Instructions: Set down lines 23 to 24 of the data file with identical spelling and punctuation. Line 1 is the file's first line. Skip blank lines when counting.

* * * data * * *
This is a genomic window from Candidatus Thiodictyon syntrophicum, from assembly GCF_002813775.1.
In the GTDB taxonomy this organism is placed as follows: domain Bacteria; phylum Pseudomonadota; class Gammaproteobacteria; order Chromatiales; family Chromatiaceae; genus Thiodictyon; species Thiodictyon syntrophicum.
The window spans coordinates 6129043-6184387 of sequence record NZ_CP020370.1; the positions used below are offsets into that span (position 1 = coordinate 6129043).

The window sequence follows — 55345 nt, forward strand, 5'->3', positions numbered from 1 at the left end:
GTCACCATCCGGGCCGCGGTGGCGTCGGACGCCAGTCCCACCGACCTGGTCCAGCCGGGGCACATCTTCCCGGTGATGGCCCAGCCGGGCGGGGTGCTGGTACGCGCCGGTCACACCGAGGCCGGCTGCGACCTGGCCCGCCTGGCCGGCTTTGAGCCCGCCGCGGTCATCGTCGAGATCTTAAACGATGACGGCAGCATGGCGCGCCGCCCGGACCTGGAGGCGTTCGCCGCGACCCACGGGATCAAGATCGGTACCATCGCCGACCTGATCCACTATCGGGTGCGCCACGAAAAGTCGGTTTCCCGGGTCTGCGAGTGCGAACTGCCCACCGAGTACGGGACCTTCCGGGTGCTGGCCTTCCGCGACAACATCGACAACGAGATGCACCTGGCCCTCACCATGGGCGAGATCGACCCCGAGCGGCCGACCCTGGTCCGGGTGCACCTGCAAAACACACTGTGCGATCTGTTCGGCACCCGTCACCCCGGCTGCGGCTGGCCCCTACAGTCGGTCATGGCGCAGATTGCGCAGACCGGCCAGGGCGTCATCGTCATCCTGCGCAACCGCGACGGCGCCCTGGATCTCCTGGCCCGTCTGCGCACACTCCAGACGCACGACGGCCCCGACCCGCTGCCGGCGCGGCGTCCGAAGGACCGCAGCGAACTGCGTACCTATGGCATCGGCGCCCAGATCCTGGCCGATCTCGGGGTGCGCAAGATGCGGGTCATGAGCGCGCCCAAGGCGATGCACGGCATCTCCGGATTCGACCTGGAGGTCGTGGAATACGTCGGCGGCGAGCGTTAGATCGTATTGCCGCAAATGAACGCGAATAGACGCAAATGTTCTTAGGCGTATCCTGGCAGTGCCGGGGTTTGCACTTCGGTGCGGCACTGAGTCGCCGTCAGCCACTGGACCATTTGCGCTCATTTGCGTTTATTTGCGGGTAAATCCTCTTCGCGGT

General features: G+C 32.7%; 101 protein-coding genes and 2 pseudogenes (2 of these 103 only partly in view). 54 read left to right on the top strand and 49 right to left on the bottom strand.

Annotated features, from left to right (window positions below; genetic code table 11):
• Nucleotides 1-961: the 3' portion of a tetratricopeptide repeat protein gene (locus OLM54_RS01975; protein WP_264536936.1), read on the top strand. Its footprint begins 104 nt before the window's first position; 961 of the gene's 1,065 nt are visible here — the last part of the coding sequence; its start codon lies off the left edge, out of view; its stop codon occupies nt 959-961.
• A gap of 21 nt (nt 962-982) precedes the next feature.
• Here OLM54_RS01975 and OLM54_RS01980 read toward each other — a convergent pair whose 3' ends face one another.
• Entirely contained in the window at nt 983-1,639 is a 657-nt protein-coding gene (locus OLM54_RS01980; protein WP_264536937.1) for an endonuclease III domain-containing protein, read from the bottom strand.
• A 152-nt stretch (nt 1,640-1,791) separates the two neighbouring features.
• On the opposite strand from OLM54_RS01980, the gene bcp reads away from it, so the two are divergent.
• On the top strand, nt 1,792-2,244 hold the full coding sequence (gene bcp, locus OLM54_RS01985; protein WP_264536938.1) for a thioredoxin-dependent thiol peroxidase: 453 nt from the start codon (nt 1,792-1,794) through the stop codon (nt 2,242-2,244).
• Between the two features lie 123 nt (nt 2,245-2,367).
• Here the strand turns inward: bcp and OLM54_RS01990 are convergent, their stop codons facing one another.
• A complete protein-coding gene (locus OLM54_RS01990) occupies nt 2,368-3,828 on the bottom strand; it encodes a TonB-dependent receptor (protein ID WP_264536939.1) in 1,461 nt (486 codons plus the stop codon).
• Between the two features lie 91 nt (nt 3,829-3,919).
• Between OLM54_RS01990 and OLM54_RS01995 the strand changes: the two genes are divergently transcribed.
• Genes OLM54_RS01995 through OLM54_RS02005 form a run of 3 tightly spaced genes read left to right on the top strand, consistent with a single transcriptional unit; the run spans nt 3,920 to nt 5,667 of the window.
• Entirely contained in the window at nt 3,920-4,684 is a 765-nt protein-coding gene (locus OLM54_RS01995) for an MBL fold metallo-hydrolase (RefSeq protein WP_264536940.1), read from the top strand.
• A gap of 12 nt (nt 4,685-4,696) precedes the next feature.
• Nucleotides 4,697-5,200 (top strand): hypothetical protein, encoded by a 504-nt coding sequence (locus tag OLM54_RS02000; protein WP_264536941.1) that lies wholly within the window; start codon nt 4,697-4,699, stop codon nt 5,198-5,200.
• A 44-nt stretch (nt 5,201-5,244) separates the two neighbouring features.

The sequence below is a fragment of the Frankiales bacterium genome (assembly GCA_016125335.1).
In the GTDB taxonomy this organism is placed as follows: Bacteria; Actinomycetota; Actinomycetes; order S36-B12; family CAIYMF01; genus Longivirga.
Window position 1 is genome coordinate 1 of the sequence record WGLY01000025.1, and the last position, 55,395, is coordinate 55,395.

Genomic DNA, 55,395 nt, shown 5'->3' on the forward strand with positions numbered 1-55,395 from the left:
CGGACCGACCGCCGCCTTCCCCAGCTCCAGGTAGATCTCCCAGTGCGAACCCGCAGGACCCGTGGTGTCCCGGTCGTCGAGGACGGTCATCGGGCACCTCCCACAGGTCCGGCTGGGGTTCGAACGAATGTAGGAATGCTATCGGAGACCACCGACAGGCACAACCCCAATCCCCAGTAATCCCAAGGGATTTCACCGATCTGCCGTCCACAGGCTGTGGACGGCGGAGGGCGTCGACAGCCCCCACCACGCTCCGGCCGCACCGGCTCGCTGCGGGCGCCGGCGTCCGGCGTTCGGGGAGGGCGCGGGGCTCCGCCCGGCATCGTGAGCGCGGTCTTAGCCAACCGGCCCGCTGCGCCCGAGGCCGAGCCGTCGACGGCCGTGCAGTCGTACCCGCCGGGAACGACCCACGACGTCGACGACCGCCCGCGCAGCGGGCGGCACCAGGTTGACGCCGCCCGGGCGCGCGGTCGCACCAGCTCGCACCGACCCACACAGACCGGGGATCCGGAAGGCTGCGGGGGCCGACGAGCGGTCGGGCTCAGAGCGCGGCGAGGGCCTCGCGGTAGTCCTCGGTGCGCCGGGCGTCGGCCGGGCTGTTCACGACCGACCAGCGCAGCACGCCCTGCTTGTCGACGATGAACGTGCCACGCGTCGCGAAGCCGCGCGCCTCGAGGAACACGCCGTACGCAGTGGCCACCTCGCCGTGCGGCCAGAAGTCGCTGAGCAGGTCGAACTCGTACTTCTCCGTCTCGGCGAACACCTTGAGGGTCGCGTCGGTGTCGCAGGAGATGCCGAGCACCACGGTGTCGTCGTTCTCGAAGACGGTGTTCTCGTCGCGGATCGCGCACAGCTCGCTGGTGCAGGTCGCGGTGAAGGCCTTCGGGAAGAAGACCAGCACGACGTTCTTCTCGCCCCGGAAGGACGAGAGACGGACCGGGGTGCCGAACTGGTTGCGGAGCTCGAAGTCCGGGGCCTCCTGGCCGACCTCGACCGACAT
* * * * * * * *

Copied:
• Nucleotides 4,697-5,200 (top strand): hypothetical protein, encoded by a 504-nt coding sequence (locus tag OLM54_RS02000; protein WP_264536941.1) that lies wholly within the window; start codon nt 4,697-4,699, stop codon nt 5,198-5,200.
• A 44-nt stretch (nt 5,201-5,244) separates the two neighbouring features.